Readers of this blog will know that attackers are constantly finding new ways to hide their malware and avoid detection; after all, that’s what good malware does best! We have recently observed attackers leveraging both excessive amounts of unicode as well as peculiar includes and file extensions within their WordPress backdoors to conceal their malware and make it more difficult to find and detect.
In this post we’ll review what this malware does, what it looks like, and how to protect your website from this infection.
What is unicode?
Let’s start from the beginning, shall we? In order to understand why this malware is using unicode, we must of course first understand what unicode is.
Naturally, computers and the web are not used only by English speakers with English-language keyboards; it is used by people all across the globe who speak many different languages. These different languages use different scripts, letters, and symbols to notate their words, and these need to be able to be inputted into computers in order to communicate across the web:
In most simple terms, unicode is a system that gives a unique code to each character or symbol from all the world’s languages, allowing them to be easily and consistently displayed on the internet. This enables people from different countries and cultures to communicate and share information without language barriers.
Moreover, unicode is also used in the unforgettable WingDings font, initially released by Microsoft in 1990. So, in addition to international typography, unicode is also used for fun and whimsical symbols and smiley faces:
As an example, here’s what the phrase “Hello world!” looks like using the beloved WingDings font:
Now that we’ve established what unicode is, let’s explore how it is being incorporated into malicious backdoors within compromised WordPress environments.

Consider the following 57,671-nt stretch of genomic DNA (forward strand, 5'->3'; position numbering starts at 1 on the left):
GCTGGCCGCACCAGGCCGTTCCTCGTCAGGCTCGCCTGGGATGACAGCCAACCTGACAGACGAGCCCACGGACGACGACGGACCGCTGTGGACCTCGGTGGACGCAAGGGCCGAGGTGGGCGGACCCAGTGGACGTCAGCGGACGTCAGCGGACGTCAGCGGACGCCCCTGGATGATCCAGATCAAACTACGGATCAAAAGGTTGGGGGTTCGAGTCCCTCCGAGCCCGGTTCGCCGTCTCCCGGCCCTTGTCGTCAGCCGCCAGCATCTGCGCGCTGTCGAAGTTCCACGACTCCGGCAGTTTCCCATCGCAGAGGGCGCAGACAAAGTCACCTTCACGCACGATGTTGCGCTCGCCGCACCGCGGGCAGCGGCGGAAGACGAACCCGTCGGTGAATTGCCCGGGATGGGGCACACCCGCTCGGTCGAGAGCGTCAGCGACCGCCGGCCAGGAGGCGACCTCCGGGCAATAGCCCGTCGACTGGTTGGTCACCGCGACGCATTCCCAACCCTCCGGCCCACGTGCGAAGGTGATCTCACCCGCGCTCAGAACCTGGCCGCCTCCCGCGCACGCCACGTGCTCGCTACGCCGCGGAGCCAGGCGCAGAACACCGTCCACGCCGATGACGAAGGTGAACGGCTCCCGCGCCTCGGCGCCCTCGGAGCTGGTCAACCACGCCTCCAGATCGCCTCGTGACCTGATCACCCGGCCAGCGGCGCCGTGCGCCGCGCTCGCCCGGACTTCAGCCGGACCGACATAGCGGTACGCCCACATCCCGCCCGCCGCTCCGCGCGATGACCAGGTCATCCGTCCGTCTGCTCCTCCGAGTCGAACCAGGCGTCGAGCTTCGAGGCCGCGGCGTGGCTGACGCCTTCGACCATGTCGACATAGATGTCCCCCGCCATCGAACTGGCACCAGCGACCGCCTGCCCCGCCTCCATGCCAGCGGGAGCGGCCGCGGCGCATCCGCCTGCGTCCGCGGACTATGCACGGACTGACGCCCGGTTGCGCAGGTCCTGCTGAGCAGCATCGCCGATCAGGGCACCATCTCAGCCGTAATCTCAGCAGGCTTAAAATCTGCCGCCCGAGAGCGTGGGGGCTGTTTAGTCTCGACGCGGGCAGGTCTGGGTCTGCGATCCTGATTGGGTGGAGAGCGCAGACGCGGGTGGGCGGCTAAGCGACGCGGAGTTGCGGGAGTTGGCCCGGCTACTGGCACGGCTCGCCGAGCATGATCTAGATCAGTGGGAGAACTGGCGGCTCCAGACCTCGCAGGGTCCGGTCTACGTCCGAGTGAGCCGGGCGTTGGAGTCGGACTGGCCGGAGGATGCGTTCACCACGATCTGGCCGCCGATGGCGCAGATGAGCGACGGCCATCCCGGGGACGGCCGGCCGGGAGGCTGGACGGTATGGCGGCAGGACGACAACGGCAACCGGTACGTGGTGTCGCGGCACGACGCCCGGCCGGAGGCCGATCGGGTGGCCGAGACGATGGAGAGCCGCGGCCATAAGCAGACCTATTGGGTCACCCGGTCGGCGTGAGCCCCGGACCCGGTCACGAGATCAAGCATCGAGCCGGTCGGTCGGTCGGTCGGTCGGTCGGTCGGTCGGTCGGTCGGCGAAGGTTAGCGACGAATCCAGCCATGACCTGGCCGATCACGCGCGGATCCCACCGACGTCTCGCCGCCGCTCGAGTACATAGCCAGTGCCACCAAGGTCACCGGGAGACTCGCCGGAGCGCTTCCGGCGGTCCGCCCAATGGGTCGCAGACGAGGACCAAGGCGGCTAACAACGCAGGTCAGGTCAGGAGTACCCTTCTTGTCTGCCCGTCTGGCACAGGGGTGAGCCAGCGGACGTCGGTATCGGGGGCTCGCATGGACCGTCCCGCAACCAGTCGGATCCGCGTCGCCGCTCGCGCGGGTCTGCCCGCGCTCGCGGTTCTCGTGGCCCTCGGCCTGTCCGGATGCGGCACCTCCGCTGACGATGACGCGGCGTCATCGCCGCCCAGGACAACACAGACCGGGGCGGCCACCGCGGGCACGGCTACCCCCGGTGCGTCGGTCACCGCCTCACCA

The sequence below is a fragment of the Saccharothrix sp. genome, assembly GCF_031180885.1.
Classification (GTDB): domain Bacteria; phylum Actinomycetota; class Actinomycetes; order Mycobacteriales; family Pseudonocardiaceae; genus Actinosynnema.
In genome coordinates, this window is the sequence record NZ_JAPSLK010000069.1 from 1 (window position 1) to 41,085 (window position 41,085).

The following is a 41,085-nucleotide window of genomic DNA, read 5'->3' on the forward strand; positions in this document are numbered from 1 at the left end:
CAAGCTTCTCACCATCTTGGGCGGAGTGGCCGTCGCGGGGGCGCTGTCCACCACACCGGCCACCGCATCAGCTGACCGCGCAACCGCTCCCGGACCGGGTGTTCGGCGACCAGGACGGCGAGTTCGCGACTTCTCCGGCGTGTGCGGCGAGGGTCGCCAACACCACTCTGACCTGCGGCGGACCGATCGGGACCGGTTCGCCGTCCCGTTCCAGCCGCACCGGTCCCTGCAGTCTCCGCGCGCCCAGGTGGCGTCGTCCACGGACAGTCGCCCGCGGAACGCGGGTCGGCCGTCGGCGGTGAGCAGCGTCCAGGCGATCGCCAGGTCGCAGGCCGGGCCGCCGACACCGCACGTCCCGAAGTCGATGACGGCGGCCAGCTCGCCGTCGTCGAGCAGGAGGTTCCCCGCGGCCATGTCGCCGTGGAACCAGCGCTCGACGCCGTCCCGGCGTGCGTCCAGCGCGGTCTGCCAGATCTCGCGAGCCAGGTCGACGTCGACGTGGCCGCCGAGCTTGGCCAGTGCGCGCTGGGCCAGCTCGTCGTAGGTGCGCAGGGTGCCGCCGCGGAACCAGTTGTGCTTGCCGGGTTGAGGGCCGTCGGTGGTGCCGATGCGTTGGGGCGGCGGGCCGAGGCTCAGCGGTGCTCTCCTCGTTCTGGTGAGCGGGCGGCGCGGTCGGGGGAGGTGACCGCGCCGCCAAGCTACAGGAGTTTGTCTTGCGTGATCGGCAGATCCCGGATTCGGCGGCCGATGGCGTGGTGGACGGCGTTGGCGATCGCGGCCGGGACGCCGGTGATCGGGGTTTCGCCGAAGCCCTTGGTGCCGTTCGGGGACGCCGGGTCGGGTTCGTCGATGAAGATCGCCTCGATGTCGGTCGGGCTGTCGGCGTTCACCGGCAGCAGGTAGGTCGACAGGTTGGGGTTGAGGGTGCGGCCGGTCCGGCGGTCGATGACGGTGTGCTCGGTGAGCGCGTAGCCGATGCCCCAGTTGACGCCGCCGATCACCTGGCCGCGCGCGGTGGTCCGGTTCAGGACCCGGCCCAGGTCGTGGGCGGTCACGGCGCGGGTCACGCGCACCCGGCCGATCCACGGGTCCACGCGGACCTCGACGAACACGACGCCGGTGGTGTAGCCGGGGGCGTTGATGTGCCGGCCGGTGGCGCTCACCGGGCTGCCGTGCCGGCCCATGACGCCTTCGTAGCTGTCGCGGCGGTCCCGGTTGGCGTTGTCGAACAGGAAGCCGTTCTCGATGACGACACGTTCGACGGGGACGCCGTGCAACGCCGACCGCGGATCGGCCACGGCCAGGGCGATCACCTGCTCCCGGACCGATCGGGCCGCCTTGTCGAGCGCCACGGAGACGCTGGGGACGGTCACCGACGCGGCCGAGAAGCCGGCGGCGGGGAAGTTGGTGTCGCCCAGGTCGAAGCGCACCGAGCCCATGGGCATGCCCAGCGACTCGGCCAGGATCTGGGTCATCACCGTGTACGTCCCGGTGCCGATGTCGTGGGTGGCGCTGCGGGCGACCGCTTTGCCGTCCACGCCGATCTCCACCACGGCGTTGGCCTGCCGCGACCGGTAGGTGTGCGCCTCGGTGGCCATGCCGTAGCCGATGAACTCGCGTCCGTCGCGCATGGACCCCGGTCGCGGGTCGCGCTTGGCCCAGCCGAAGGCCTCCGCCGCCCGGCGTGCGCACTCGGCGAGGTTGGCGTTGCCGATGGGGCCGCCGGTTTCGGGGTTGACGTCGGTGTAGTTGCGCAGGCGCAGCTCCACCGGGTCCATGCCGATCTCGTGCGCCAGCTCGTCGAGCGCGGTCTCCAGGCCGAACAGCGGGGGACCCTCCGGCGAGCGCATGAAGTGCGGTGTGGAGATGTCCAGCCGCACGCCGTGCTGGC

Unicode incorporated into WordPress backdoors
Recently we started seeing some very strange looking backdoors lodged inside the file structure of compromised WordPress environments:
Every single variation of these backdoors were different. Although the content, formatting, and their choice of cute and funky unicode characters were unique to each sample, these are actually just a modification of malware that we have been tracking for quite a few months (the only difference being the injection of these unicode characters).
Here’s what the original (very messy) backdoor looks like:
In fact, at first glance, it seemed that each one of these backdoors were unique with its own assortment of cute and whimsical unicode symbols, which can make detecting them rather difficult.
They were most frequently found injected into index.php files in core WordPress directories:
Although we also observed them being placed deep into the following bogus directories and plugin files:
However, as you can tell by the screen shots, the unicode isn’t actually doing anything; it’s all commented out (grey). As it turns out, the unicode was just being used to pad the actual, functional backdoor code, and fill the files with pointless rubbish to confuse whomever was trying to decipher what it’s actually doing.
Cracking the code
So, if the unicode content is just filler to confuse and distract, what happens when we scrape it all away?
Once the unicode is removed and the actual, functional PHP code is formatted we begin to see a pattern, and something which is clearly more like a traditional PHP remote execution backdoor:
All of the variations of this backdoor look just like this, however with variable names changed and other minor differences, but the meat and the potatoes are identical.
The main functionality of the backdoors are contained within an obfuscated function which differs slightly across each backdoor but is essentially the same:
Once we print out the functions of the array we can see a lot of the usual suspects:
Array (  => create_function  => str_rot13  => json_decode  => pack  => base64_decode  => file_get_contents  => H*  => }  => /*  => ARRAY  => of )
In summary, after all of the unicode content is removed and the functions are analysed, this backdoor can execute code passed as request cookie or extracts an encrypted remote URL from the “ARRAY” GET parameter and fetches the executable code from a remote server.